GHOST – the Gemini High-resolution Optical SpecTrograph – recently achieved its first light. This new telescopic instrument recently upgraded the National Science Foundation’s (NSF’s) NOIRLab-operated Gemini South Telescope with a cutting-edge high-resolution spectrograph. Gemini South is one of the world’s most productive and powerful optical-infrared telescopes and gained a major capability boost with the installation of GHOST.
GHOST was constructed by an international consortium. Australian Astronomical Optics (AAO), located at Macquarie University, leads the consortium. The National Research Council of Canada (NRC) Herzberg Astronomy and Astrophysics Research Center was responsible for the construction of the spectrograph itself and the Australia National University (ANU) designed the instrument control system and data reduction software. The design and construction began in 2010 and took ten years to complete. The instrument was delivered to Gemini South in early 2020, but the installation was delayed until 2022 due to COVID-19 restrictions.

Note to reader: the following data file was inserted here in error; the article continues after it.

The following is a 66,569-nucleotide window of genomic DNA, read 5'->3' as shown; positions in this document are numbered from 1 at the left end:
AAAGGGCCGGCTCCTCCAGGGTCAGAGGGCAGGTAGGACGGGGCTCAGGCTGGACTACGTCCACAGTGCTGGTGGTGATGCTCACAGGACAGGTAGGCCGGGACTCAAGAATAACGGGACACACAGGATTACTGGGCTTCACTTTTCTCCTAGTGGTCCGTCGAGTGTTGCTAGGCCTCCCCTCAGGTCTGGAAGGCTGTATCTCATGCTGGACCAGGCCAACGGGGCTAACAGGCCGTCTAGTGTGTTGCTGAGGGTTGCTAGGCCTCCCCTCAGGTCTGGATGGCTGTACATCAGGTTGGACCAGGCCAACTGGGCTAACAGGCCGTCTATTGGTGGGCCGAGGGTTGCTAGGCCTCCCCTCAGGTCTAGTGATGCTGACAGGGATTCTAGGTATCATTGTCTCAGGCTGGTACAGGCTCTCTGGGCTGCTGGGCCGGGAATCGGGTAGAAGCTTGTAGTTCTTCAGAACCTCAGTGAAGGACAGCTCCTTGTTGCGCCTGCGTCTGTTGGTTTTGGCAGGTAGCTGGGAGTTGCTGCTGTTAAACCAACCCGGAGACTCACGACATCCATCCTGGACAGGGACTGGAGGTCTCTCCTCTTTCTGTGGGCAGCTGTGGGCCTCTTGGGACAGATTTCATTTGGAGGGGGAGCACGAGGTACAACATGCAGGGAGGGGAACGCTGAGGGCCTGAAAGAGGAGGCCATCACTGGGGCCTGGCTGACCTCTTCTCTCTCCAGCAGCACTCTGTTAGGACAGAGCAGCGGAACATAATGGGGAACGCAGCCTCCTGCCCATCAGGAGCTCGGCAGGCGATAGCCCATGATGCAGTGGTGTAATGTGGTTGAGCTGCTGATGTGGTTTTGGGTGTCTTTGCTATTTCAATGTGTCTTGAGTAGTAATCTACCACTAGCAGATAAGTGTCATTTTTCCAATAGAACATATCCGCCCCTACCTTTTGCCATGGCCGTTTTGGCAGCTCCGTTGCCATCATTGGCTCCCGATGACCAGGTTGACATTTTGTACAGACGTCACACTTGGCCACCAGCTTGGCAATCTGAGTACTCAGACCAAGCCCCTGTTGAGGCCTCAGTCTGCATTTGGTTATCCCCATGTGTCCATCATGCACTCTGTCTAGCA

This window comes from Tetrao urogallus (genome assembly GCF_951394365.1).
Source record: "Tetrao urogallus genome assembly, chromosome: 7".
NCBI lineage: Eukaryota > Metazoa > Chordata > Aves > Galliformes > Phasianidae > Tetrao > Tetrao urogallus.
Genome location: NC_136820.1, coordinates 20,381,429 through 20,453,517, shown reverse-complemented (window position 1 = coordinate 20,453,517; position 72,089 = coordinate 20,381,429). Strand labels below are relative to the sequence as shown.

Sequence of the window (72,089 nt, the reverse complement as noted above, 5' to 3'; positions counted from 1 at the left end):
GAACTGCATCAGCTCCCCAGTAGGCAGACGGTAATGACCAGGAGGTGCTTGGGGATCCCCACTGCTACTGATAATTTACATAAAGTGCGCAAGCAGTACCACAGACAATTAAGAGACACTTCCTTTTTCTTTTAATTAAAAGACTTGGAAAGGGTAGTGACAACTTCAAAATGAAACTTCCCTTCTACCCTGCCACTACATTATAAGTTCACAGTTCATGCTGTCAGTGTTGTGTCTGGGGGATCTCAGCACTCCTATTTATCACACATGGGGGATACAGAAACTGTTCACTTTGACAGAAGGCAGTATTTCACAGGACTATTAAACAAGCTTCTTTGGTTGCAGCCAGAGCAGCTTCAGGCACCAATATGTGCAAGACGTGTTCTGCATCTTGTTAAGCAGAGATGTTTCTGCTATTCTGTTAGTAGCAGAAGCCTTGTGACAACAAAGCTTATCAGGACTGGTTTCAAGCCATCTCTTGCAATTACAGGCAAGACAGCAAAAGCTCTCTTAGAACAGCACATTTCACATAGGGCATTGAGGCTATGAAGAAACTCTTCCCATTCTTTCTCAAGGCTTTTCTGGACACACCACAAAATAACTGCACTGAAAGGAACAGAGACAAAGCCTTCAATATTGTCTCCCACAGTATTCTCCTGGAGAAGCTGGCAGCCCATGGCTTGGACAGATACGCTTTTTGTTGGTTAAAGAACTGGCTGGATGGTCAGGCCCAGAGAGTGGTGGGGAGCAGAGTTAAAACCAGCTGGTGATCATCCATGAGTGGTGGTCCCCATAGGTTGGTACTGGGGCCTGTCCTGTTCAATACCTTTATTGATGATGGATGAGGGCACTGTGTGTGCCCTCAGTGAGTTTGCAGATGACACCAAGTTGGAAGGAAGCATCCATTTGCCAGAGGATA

The main goal of GHOST is to better understand the earliest stars, the chemical fingerprints of distant planetary systems, and the formation and evolution of galaxies. First light was achieved by observing HD 222925, a bright, chemically complex star that is located more than 1,400 light years away. This star is a prime example of the types of objects the spectrograph was designed to observe.
Caption: This mosaic shows two spectra of HD 222925 taken with the GHOST instrument, with the bluer light portion of the spectrum shown on the left, and the redder light portion of the spectrum shown on the right. These two spectra were produced in the same single observation and measure light from around 350 nm to around 1015 nm. Credit: International Gemini Observatory/NOIRLab/NSF/AURA/GHOST Consortium
Spectrographs are some of the most important scientific instruments to astronomers. They can precisely analyze a spectrum of light emitted by astronomical objects. These spectra reveal detailed information about an object’s chemical composition, motion, and rotation. GHOST has 10 times the spectral resolution of GMOS, the other major optical spectrograph installed on Gemini, which is the most sensitive high-resolution spectrograph across the full optical wavelength range currently in operation on comparably-sized telescopes.
GHOST will be able to provide crucial follow-up observations of key targets for future and ongoing astronomical surveys. With its successful installation and first light observations, the commissioning team will put GHOST through a series of tests to verify that it is performing as designed. It is expected that GHOST will be made available to the astronomical community during 2023.
Source: Gemini Observatory